YouTube is a video sharing and watching platform that also helps you to connect with other people. Journalists tends to use it as a source of news and also a place to distribute news through videos. I have also seen an increased use of the YouTube Channel feature by news organisations, where they have created their own channel to which they then upload their video content. SABC News and e-News Channel Africa are examples of these.
Flickr is a platform that allows you to organise and share your photo and videos. It is a tool that is particularly useful for photojournalist, however, I do think that it can be used by any news organisation as a photo and video sharing platform. The question that does arise, though, might be why should you use Flickr if you can use Facebook to upload photos and video, for example? I found that Mandy Wiener uploaded pictures from her book launch and Morning Live posted pictures of their New Age Breakfast Sessions
Source: Digital Charlotte
Instagram is a photo- and, more recently, video-sharing app available on the iPhone and Google Play. I do not have any experience with Instagram since I am a Blackberry user, however, you can read:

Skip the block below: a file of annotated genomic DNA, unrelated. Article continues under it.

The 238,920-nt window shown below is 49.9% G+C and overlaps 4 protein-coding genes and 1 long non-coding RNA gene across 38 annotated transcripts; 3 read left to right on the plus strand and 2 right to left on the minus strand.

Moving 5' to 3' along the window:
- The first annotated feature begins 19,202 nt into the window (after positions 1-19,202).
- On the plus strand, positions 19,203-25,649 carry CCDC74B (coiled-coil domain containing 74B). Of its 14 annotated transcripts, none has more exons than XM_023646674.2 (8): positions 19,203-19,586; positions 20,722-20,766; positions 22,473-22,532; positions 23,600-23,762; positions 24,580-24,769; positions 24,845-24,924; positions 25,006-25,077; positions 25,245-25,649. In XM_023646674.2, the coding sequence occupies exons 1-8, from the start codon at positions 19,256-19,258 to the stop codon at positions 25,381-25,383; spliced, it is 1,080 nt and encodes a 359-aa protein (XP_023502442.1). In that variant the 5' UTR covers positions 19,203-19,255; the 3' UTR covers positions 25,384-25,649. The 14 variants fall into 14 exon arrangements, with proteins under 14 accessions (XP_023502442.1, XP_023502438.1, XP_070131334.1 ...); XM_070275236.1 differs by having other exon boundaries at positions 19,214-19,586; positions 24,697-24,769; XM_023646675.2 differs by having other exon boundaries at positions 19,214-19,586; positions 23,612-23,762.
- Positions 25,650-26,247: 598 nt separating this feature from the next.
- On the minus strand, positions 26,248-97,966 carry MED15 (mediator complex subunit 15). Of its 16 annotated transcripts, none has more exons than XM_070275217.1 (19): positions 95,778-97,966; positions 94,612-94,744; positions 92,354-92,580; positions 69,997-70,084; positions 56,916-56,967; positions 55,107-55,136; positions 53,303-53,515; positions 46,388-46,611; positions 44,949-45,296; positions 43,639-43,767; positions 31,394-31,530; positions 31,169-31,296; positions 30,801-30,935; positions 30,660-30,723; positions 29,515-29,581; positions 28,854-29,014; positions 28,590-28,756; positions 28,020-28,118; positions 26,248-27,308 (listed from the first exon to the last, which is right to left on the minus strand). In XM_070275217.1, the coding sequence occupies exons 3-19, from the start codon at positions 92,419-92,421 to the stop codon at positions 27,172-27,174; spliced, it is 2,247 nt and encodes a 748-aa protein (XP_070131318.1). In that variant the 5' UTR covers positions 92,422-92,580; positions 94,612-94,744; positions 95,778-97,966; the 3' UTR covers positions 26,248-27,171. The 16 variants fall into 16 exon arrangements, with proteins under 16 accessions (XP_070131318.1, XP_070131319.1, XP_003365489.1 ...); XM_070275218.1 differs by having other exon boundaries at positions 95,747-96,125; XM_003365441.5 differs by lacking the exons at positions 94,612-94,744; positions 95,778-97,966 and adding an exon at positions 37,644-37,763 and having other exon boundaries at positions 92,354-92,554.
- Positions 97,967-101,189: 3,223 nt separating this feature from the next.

How Journalists Are Using Instagram
Instagram For Newsrooms
What Journalists Need To Know About Instagram Video
Instagram Video VS Vine: What’s The Difference?
I didn’t find any local examples of media or journalists using Instagram as part of their reporting. Do you know of any?
Source: Digital Charlotte
An RSS feed is a platform you can use that delivers all new or updated information, from websites or blog, straight to one place without you having to manually check each blog or website for this new or updated information. This can be particularly useful for journalists who need to be in the know of new or updated information but do not always have the time to check relevant websites. It can also be way in which journalists distribute their new information to their audience. The RSS logo is usually available on most websites or blogs. Read this:
What RSS Is And How Journalists Should Use It
Foursquare is an app that helps you locate or find nearby places (coffee shops, museums, shopping malls, etcs), share places you’ve visited with your network and find recommendations from other people. I’ve just recently discovered this app and I love it. It’s such a useful location finder. I would say that it might be useful for location-related pictures or crowdsourcing information relating to a particular place or experiences at a particular place or event. I haven’t found any uses of it in South African media. Do you know of any? Here are ways to use it as a journalist:
7 Ways Journalists Can Use Foursquare
How Journalists Can Use Foursquare For Reporting
What works For News Orgs On Foursquare?